How to Keep Your Carpet Clean

How to Keep Your Carpet Clean

How to Keep Your Carpet Clean – Make your carpet shine

Keep it clean, double its life span and save thousands

Dirty carpet doesn’t just look bad. Dirt is abrasive, so when you walk across a dirty carpet, dirt grinds away at the fibers. The result is carpet that looks dull, stains easier and soon becomes matted down. That’s why cleaning is the best way to maximize the life of your carpet and delay the heavy cost of replacement.

Vacuum smarts

  • Vacuum often. Vacuum entrance areas and high-traffic areas twice a week and the rest of the carpeting at least weekly.
  • Set the height right. Raise it to its highest setting, turn it on and lower it until you can feel the vacuum trying to tug itself forward.
  • Slow down. It’s OK to make one quick pass over low-traffic areas, but make two slow passes over high-traffic areas.
  • Start with a clean filter. A dirty bag or filter reduces your vacuum’s cleaning power. Replace filters on bagless vacuums every three months. Replace vacuum bags when they’re three-quarters full.

Use doormats, in and out

A pair of mats at each door keeps carpets much cleaner. Drop a coarse-textured mat outside your door to remove soil. Use a water-absorbent mat inside to prevent wet shoes on the carpeting.

Hire a quality cleaning pro

Most carpet manufacturers recommend professional hot-water extraction as the primary cleaning method for synthetic carpets. The best strategy is to hire a professional every year or two and clean the carpet yourself between pro cleanings. Here are some hiring tips:

  • Hire a pro who uses truck-mounted equipment rather than portable steam cleaning equipment. Truck-mounted equipment exhausts the dirty air and humidity outside. Its stronger suction leaves carpets drier, too.
  • Ask for a high-pressure rinse. This agitates the pile and neutralizes the carpet’s pH.
  • Ask the pro to set furniture on blocks or pads after cleaning. This prevents stains from transferring from furniture legs to the damp carpet.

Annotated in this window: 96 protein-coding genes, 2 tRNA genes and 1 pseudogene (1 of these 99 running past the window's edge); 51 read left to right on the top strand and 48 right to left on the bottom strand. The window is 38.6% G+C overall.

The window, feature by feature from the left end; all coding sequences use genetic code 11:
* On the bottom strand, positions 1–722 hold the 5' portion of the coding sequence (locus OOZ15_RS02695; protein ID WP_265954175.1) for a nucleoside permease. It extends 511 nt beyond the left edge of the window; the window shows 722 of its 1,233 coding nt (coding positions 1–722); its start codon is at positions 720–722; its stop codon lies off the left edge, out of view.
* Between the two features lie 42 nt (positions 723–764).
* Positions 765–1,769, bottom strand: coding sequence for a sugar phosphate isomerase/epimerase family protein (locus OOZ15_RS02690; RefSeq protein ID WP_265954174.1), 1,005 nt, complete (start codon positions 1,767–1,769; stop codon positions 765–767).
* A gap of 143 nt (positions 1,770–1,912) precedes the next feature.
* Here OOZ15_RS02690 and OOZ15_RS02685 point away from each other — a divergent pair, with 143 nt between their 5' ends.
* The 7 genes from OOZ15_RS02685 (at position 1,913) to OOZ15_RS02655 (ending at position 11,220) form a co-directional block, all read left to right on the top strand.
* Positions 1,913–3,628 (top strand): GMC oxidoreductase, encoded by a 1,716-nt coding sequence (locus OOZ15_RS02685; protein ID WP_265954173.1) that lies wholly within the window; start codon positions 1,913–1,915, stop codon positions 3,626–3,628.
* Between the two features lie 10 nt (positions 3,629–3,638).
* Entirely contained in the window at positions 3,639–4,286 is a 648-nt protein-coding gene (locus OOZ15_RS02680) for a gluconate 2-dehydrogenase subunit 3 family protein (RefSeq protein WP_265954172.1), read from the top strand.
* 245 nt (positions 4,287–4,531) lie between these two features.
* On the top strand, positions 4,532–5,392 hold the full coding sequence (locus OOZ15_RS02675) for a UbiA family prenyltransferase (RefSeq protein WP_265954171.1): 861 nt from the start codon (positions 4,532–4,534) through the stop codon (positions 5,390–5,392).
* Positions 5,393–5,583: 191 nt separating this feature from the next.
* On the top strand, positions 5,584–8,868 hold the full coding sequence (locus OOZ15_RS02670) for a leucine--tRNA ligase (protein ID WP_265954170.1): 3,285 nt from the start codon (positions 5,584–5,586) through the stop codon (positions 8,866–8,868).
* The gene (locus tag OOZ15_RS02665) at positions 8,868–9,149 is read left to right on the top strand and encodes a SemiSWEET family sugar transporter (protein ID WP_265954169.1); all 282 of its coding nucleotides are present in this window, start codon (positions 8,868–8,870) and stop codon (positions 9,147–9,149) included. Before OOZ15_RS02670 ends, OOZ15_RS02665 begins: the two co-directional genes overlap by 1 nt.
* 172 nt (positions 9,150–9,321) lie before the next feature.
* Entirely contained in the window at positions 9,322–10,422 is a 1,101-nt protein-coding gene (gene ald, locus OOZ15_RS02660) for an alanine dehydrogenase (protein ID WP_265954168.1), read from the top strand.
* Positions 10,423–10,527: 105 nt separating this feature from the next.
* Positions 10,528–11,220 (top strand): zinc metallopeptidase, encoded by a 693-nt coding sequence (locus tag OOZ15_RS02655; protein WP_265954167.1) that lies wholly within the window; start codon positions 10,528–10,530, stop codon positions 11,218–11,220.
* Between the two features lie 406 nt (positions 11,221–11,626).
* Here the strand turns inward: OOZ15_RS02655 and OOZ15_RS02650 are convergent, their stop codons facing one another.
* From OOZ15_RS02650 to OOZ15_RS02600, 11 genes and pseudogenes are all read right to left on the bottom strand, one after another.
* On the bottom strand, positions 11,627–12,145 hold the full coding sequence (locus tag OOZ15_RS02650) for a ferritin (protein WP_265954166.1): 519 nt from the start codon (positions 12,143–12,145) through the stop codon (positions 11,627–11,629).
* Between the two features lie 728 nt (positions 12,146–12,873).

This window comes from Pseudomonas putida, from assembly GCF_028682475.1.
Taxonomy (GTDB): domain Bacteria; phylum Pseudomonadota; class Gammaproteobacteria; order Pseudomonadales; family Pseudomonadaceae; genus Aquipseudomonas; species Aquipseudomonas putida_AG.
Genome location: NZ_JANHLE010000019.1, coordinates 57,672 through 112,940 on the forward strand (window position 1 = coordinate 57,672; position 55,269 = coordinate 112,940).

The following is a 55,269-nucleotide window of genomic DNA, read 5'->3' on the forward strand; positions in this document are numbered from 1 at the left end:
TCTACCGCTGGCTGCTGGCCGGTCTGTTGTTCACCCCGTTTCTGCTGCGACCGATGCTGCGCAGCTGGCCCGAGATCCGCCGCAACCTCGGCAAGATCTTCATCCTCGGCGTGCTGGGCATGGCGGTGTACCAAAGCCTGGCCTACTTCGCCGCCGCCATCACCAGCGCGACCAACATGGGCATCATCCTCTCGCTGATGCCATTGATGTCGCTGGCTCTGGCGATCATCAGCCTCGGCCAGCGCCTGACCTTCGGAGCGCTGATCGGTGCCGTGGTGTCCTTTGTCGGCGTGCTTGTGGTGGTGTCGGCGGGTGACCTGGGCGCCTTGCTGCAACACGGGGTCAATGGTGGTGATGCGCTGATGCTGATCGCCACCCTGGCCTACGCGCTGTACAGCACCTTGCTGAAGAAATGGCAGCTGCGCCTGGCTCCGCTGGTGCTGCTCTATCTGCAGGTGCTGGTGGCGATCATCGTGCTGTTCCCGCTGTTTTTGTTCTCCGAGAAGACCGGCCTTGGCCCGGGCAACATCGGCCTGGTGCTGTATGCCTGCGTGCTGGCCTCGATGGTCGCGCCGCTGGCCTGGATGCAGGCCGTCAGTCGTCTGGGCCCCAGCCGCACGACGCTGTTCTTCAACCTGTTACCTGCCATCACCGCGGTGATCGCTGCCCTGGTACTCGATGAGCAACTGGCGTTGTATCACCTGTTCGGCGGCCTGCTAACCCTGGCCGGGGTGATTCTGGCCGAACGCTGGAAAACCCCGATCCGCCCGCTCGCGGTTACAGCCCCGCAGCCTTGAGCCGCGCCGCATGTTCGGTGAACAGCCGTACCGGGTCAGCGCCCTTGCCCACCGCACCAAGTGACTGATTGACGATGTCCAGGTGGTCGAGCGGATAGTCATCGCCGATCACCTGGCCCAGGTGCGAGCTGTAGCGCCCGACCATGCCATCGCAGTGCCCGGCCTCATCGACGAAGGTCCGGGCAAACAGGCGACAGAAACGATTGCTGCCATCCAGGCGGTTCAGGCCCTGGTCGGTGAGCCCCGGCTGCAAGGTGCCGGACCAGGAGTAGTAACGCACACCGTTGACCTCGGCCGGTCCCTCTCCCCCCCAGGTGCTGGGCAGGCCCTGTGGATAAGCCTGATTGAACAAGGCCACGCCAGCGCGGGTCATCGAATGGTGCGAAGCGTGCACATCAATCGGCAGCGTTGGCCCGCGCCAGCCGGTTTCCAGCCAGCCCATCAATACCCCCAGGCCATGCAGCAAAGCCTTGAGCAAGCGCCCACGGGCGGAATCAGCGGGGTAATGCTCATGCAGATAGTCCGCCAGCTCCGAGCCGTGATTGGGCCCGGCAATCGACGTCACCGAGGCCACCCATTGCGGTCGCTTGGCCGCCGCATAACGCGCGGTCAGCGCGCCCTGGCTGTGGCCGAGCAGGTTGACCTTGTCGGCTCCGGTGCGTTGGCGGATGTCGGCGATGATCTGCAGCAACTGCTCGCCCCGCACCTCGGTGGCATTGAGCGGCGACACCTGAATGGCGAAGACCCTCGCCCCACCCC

• Make the estimate include everything—such as furniture moving, vacuuming (some charge extra for this, so check), routine spot removal, preconditioning and deodorizing as part of a standard cleaning package.

Clean carpet yourself (sometimes)

DIY carpet cleaning saves the cost of a pro, but it’s not a substitute for pro cleaning. Rented equipment just can’t do what pro gear and know-how can do. So a good strategy is to alternate between pro cleaning and DIY cleaning. Here are some ways to get the most from rental equipment:

  • Clean the carpet before it becomes really dirty. If you wait until the carpet is filthy, cleaning it will be much more difficult, take much longer and cost more.
  • Vacuum well before and after cleaning. Vacuum beforehand to remove large particles of soil. Vacuum again after you clean and the carpet is completely dry to pick up soil that wicks to the surface during drying.
  • Pretreat stains and high-traffic areas. Mix a drop of detergent with hot water in a spray bottle and lightly mist the dirtiest areas. Let sit 10 minutes before the general cleaning.
  • Use less soap than directed. The soap used in DIY machines foams a lot and leaves behind a lot of residue, which acts as a dirt magnet. Use a tablespoon or less of soap to 1 gallon of hot water to prevent soap residue.
  • Use a mild acid rinse. DIY machines are often sold with a neutralizing rinse, or you can make your own using 1 cup of white vinegar to 1 gallon of hot water. Rinse after you make one pass with the detergent solution.
  • Don’t overwet the carpet. DIY machines put a lot of moisture into the carpet, and most don’t have enough suction to extract it thoroughly. Make only one pass with the soap-and-water solution. Make one pass with the neutralizing rinse. Then make three drying passes with the water switched off.
  • Let it dry thoroughly. After you clean your carpets, open the windows, use fans and a dehumidifier, or put the AC on a moderate setting (72 to 78 degrees) to remove excess moisture from the air. Don’t replace the furniture or walk on the carpet until it’s completely dry. This can take up to 12 hours, though six to eight hours is typical.

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